Is voter fraud a problem? President Trump said yes, though many others not only disagreed, they say his Election Integrity Commission is a threat to voting rights. The issue came to New Hampshire today at the commission’s second public meeting, just days after a report found that more than 6,000 out-of-state drivers’ license-holders registered to vote in New Hampshire on election day last November. Last week the commission’s vice chairman, Kansas Secretary of State Kris Kobach cited the report as “proof” of evidence of voter fraud. Today, Kobach seemed to back away from that claim, saying “specifically in the column it says it 'appears' that non-residents may have tipped the results...and I'm still wondering if that was the right word.” New Hampshire Secretary of State Bill Gardner responded, saying “The problem that has occurred because of what you wrote is that - the question of whether our election - as we have recorded it -is real and valid. And it is. It is real and valid.” Former chair of the New Hampshire Republican Party Fergus Cullen and former Massachusetts GOP chair Jim Rappaport join Jim Braude to debate.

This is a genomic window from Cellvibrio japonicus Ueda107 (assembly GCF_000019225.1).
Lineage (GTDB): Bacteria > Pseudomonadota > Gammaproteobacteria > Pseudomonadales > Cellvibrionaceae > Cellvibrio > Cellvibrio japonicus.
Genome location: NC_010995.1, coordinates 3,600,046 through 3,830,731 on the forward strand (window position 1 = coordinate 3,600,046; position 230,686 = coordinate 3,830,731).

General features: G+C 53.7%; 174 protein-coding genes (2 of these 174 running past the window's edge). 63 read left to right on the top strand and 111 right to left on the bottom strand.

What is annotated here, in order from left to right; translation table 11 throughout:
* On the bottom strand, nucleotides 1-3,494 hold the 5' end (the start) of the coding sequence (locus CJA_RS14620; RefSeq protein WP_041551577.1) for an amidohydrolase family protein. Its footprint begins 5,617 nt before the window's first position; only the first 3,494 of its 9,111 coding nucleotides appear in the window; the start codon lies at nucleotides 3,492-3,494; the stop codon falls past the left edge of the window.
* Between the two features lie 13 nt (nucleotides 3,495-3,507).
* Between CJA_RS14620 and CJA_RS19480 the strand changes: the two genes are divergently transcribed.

A wealthy New York businessman, gold decor and a flashy presidential candidate – sound familiar? That’s the subject of “The Golden House,” the latest of thirteen novels by author Salman Rushdie, who is best known for the Booker Prize-winning “Midnight’s Children.” Over the course of his career, Rushdie has taken on political turmoil – both historical and present – in India, Pakistan, Nicaragua and beyond. In “The Golden House,” which spans from Barack Obama’s inauguration and ends with the election of his successor, Rushdie took on modern-day American politics, with a less than flattering depiction of Donald Trump. Salman Rushdie joins Jim to discuss.
Jim weighs in on how credit agency Equifax has handled the hack on its data that affects 143 million people.